Stark Area Regional Transit Authority (SARTA) will bring its new “Fuelling Our Future” energy education programme to middle schools across Northeast Ohio in December.
Developed in conjunction with the Renewable Hydrogen Fuel Cell Collaborative (RHFCC) and the Centre for Transport and the Environment (CTE), Fuelling Our Future’s multi-faceted curriculum is designed to introduce seventh graders to alternative fuels, the environmental impact of clean technologies, and the career opportunities that will be created as the demand for renewable energy grows in the years ahead.
SARTA has received numerous awards for its clean energy initiatives which include the acquisition and deployment of one of the world’s largest fleets of hydrogen fuel powered-buses.
The programme is being funded by grants from the Federal Transportation Administration and the Ohio Environmental Protection Agency educational outreach programme. Columbus State Community College is leading development of Fuelling Our Future’s curriculum.
“We want to ensure that this important course of study is available to any teacher or school system that would like to offer it. The FTA grant funding and our partnership with SARTA and CTE makes that possible,” said Andrew Thomas, Director of the RHFCC and the Energy Policy Centre and Cleveland State University.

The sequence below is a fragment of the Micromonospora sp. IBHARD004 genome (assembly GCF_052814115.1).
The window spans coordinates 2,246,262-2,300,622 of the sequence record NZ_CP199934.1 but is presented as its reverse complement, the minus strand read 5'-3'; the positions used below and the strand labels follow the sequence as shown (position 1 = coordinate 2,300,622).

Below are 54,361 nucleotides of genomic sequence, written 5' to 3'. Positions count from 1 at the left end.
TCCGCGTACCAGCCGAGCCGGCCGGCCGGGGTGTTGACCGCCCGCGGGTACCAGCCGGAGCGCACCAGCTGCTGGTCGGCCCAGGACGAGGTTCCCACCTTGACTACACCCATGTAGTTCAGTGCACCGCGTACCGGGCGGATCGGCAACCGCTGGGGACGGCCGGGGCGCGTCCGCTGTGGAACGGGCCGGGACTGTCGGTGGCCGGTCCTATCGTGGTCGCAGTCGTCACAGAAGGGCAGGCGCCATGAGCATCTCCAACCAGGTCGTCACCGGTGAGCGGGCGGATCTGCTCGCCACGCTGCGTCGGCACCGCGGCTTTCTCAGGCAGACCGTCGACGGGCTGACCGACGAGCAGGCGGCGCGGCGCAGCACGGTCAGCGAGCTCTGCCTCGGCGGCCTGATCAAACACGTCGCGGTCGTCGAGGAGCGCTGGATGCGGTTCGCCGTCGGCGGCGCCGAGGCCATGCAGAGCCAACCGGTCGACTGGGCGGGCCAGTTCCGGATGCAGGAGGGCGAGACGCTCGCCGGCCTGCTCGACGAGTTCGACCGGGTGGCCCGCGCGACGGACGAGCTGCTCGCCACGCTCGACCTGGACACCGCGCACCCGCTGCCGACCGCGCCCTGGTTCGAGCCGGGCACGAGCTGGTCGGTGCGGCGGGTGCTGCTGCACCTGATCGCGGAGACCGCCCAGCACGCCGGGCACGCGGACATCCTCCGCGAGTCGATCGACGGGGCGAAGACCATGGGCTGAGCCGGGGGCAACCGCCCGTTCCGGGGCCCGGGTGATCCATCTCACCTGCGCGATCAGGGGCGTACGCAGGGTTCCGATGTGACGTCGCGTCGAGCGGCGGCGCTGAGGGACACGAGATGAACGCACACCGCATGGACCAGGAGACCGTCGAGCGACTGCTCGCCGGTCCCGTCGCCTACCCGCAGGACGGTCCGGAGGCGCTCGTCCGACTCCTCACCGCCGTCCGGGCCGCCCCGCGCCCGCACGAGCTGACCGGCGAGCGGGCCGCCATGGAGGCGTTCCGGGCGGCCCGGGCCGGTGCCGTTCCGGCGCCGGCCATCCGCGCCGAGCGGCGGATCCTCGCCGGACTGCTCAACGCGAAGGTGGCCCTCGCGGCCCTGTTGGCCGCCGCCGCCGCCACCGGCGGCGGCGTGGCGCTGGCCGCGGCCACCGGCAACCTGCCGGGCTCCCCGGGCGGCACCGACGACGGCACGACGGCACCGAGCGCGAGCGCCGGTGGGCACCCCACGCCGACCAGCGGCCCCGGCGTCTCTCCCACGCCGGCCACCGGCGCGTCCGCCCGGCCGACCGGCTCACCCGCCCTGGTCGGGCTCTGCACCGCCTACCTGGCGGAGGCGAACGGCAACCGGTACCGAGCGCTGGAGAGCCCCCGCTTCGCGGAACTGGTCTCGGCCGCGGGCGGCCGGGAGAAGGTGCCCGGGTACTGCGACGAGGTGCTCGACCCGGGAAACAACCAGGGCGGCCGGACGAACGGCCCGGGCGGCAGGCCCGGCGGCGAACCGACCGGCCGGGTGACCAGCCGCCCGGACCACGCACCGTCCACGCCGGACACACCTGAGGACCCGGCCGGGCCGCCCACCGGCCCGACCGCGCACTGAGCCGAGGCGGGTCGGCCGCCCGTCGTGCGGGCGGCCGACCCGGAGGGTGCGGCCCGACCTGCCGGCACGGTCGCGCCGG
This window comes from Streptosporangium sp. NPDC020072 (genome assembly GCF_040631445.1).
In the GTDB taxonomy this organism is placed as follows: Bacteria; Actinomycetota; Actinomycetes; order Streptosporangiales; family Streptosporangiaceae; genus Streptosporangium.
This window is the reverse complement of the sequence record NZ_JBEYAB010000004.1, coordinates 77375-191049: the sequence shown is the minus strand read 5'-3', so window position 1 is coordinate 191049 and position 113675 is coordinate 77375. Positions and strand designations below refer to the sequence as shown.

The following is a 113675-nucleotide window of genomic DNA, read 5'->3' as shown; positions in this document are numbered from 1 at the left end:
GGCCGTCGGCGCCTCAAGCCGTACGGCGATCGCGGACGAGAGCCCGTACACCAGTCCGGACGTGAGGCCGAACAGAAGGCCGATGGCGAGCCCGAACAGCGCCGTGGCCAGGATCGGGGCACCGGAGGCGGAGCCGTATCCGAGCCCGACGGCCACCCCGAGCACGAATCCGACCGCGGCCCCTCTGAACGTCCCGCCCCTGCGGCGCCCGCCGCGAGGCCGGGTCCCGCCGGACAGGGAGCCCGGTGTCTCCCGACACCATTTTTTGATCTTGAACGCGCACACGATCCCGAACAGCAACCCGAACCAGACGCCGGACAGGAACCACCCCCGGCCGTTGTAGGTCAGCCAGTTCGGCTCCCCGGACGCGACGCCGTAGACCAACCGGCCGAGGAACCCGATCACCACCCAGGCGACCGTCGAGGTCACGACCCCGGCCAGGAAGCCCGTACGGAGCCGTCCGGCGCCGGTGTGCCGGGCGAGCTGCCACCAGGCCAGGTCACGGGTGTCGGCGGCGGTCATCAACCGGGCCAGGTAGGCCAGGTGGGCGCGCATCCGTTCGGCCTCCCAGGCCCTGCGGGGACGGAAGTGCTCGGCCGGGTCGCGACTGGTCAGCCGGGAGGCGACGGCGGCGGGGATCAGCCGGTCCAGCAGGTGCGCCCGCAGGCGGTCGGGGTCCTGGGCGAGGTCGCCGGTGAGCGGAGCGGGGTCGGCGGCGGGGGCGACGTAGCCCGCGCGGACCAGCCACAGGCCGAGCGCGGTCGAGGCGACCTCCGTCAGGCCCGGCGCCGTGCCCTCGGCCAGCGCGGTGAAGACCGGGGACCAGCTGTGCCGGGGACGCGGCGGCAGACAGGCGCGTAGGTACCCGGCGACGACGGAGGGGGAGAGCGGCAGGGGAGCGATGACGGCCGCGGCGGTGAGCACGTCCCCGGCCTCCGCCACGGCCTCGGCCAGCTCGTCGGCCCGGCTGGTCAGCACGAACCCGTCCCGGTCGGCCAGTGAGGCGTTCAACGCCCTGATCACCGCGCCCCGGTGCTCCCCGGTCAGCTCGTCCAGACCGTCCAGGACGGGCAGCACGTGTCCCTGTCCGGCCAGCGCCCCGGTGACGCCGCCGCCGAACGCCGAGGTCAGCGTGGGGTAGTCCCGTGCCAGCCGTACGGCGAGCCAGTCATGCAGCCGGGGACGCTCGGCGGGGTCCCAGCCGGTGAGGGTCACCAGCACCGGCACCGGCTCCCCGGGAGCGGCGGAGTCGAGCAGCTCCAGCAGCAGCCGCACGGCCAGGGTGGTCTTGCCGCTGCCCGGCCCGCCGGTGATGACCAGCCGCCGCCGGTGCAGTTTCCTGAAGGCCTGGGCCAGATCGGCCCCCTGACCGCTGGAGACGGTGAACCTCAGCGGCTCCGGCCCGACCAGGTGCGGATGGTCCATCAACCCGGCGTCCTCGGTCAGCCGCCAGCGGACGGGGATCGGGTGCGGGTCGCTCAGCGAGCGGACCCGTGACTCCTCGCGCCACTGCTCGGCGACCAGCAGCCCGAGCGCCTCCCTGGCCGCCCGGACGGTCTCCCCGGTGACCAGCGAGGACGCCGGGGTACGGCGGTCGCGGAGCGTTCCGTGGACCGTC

The curriculum offers students hands-on learning experiences including the opportunity to build both a wind turbine and batteries, assemble a fuel cell-powered model car, and experiment with photovoltaics.
According to Thomas, the programme’s lesson plans and kits are aligned with state Content Standards for seventh graders with only slight modifications may be used in either grade and high school.
All materials needed for the curriculum, including a three-hour professional development course for integrated science teachers, are available free of charge from SARTA and the RHFCC.
“Our area is already a leading centre for hydrogen fuel cell R&D and manufacturing.” Said Kirt Conrad, CEO of SARTA.
“A recent study concluded that HFCs having the potential to create 65,000 jobs in Ohio alone. Letting young students know those jobs will be out there and what type of training and education they’ll need to secure them gives them a leg up on dominating a field that will drive the American economy for decades to come.”